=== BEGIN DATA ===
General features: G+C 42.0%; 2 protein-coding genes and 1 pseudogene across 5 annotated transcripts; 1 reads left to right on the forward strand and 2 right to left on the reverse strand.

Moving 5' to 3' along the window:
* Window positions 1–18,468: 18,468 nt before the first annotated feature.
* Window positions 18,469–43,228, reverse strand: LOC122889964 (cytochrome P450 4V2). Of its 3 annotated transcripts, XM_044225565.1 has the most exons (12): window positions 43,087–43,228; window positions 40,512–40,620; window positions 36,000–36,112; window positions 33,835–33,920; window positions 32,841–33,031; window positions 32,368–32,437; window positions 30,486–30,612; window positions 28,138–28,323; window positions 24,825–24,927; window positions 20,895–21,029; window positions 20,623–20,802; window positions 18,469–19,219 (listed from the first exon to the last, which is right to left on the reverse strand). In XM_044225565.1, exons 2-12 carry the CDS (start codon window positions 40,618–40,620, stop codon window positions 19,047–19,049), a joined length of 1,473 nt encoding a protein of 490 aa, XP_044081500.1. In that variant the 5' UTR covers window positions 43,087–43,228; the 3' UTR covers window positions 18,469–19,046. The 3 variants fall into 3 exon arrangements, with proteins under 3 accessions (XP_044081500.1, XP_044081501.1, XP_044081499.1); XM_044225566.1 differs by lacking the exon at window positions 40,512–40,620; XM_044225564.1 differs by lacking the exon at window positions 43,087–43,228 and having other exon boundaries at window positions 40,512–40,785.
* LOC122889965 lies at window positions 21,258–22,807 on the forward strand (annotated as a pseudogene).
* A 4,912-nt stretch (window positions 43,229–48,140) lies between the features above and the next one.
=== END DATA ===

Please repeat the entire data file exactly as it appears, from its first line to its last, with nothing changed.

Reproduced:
General features: G+C 42.0%; 2 protein-coding genes and 1 pseudogene across 5 annotated transcripts; 1 reads left to right on the forward strand and 2 right to left on the reverse strand.

Moving 5' to 3' along the window:
* Window positions 1–18,468: 18,468 nt before the first annotated feature.
* Window positions 18,469–43,228, reverse strand: LOC122889964 (cytochrome P450 4V2). Of its 3 annotated transcripts, XM_044225565.1 has the most exons (12): window positions 43,087–43,228; window positions 40,512–40,620; window positions 36,000–36,112; window positions 33,835–33,920; window positions 32,841–33,031; window positions 32,368–32,437; window positions 30,486–30,612; window positions 28,138–28,323; window positions 24,825–24,927; window positions 20,895–21,029; window positions 20,623–20,802; window positions 18,469–19,219 (listed from the first exon to the last, which is right to left on the reverse strand). In XM_044225565.1, exons 2-12 carry the CDS (start codon window positions 40,618–40,620, stop codon window positions 19,047–19,049), a joined length of 1,473 nt encoding a protein of 490 aa, XP_044081500.1. In that variant the 5' UTR covers window positions 43,087–43,228; the 3' UTR covers window positions 18,469–19,046. The 3 variants fall into 3 exon arrangements, with proteins under 3 accessions (XP_044081500.1, XP_044081501.1, XP_044081499.1); XM_044225566.1 differs by lacking the exon at window positions 40,512–40,620; XM_044225564.1 differs by lacking the exon at window positions 43,087–43,228 and having other exon boundaries at window positions 40,512–40,785.
* LOC122889965 lies at window positions 21,258–22,807 on the forward strand (annotated as a pseudogene).
* A 4,912-nt stretch (window positions 43,229–48,140) lies between the features above and the next one.